When the Goldstein Building burned in the late 30’s, we were out of bed and on our way to town in a hurry, inasmuch as the bakery was directly across Second Street from the fire. All night long the bakery served as shelter for business owners and renters with their dogs, cats, and caged birds, while the bakery roof was constantly hosed. At sunrise, George and I were sent to our Grandmother Bates’ on Basin Road to be fed breakfast and for me to be readied for school (I was in first grade). The fire embers fell around us and the flames seemed to be above us for at least a block and we were two terrified, bawling kids!
The most memorable event of my childhood, however, was the advent of World War II and how it affected my family and life. I remember hearing about the Nazis and the European War, and helped in collecting clothing for refugees and later tinfoil and umbrella frames with the Girl Scouts. And I recall bits of conversation and activity toward the family that was suddenly and surprisingly unfriendly. It seemed that my dad and uncle were highly criticized for not serving in WWI or WWII. Simply, they were too young for the First World War and too old for the Second. Then there were rumors about our family holding “bund” meetings and having a sock of money under the bed and a German immigrant friend who had German money in his house. And I was being soundly teased enroute to school in the mornings by being “buzzed” by older kids, cousins, and others with, “Here comes Messerschmidt, eeeeeeyyowwwww!” as they pretended to be dive bombers. I lost interest in school, my studies suffered, I cried a lot, it took forever for me to don my snow pants at the end of the day, etc. My mother made a trip to see the teacher and successfully determined action that might make my life easier. I learned about the visit after I was grown.
And then came Pearl Harbor! December 7th was on a Sunday, and we were preparing to go to Auntie Rose’s for a family dinner. I was sitting on the hassock, listening to the radio when it seemed as if the phone rang, there was a knock at the door and a news bulletin on the radio, all at the same time. We quickly gathered at Schmitzes’ with Uncle Jack (who was a member of the Home guard). I remember riding with my dad, uncles and some of my older cousins out the highway to the radio tower installation at Lemon Creek, where we hoped to get the very latest update on the news. Everyone was scared.
We soon had ships and troops landing in Juneau to build and man a major large Army camp at Duck Creek, and to build a road network. Gun nests surrounded our fledgling airport (and there was even one on The Hill, which became “off limits”). We had air raid sirens, air raid wardens and practice air raids. My mother made black oilcloth blinds for every window- God help you if any light showed from your house! The older elementary school kids were assigned specific kindergartners and first graders for whom they were responsible and expected to see safely home during air raid practices. Sentry posts were established along Glacier Highway and personal cameras and binoculars became forbidden. More prostitutes were shipped in! A USO was established. Families were encouraged to invite servicemen to Sunday dinner; it seemed as if we always had a couple. Some of the G.I.’s worked part-time for local businesses. The bakery had the pleasure of Ritchie, from Indiana, apprenticing as a baker for a couple of years and developing a lifelong friendship.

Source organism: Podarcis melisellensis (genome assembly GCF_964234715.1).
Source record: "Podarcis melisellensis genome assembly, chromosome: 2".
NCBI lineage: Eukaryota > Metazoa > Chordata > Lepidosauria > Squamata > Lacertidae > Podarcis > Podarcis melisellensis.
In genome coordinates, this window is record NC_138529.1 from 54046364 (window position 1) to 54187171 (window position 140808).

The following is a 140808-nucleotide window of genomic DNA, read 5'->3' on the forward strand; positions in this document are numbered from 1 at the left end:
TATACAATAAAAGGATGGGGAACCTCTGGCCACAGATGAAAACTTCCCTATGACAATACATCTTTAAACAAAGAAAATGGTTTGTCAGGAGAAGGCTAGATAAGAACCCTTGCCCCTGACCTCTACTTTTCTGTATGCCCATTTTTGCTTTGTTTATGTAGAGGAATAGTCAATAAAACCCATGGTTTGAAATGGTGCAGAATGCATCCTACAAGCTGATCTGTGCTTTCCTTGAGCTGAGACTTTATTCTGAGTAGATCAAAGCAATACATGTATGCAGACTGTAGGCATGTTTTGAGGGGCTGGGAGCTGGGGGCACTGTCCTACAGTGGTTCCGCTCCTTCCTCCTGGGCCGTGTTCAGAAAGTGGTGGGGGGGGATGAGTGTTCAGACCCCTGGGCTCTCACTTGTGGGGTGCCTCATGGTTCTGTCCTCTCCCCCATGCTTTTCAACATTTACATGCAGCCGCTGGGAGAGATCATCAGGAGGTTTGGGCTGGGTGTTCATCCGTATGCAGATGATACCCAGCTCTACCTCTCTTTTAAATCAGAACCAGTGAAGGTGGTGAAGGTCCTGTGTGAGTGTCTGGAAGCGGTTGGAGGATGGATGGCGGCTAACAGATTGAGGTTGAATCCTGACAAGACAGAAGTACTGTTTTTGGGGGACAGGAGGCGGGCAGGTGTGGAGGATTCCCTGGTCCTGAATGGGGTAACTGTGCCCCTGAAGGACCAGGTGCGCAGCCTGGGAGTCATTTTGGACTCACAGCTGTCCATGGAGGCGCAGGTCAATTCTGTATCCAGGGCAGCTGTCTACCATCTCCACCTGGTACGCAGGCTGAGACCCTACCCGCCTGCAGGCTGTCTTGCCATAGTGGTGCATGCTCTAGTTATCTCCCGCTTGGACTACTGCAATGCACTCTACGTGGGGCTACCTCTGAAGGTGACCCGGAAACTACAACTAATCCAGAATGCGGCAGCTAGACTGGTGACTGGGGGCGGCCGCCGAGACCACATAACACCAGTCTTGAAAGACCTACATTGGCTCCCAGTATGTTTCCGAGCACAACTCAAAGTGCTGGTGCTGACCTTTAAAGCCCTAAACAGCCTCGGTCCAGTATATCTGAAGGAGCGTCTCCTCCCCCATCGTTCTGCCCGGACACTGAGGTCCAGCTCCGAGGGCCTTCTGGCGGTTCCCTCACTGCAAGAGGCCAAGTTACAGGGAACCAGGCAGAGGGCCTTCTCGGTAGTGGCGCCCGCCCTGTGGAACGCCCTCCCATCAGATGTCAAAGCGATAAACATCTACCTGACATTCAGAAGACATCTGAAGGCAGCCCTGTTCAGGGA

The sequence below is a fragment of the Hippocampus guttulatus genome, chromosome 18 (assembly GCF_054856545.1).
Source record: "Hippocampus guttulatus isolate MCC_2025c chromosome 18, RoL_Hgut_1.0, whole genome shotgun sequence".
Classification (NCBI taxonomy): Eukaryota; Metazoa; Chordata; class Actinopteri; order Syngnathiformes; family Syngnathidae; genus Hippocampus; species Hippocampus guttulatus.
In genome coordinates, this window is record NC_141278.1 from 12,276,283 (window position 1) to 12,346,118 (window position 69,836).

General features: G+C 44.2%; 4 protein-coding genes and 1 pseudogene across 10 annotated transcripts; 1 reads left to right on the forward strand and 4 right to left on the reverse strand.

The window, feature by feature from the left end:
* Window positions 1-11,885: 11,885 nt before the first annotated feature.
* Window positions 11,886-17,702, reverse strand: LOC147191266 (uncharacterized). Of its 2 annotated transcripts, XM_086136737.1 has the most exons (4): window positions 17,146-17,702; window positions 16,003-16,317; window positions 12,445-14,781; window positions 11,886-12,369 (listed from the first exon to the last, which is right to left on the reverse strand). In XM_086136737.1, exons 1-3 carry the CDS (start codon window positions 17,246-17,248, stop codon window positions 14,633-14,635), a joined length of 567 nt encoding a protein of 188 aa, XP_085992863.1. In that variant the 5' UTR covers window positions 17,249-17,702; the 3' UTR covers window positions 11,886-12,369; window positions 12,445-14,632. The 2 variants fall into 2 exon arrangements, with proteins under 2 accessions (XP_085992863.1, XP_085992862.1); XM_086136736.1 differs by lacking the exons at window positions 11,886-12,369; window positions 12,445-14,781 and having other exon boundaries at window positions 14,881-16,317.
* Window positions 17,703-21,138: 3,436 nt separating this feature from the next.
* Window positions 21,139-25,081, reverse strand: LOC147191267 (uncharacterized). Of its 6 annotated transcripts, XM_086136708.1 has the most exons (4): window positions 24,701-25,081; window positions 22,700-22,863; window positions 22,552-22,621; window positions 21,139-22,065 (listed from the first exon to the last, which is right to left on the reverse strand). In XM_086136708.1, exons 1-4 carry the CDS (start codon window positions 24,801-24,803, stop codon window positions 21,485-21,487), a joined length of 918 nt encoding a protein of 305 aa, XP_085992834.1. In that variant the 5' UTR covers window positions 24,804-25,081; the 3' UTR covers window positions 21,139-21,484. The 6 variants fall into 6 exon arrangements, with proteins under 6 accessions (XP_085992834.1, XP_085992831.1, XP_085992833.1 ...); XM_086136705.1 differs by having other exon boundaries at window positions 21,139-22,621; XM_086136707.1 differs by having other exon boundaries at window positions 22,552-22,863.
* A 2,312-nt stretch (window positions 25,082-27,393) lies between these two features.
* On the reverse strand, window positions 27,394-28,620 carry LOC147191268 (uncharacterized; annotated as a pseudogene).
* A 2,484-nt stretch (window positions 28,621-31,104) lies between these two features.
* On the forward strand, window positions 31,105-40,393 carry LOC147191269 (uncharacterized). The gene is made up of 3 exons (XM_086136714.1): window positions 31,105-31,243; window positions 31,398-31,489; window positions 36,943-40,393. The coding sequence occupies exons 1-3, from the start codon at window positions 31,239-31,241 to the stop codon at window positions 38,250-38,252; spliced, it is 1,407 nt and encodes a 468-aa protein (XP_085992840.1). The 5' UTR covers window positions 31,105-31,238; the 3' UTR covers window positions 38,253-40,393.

My friend, Alice Tanaka, was sent with her family and the few Japanese families in Juneau to relocation camps in Idaho. I will never forget her leaving her Brownie box camera with another friend for safekeeping. Nor will I forget Alice, her mother and sister arriving by taxi at our house for a formal visit before leaving Juneau. Alice and I, playing with the doll house on the landing, made many excuses to go into the living room and see how our mothers were getting along. My mother spoke only English, her’s, Japanese with a very few English words thrown in. The whole experience was embarrassing to each of us for the other. Then came Dutch Harbor and the reports of the bombing and battles there. I recall being one of several horrified girls standing around a telephone pole on 12th Street receiving that news and the accompanying rumors.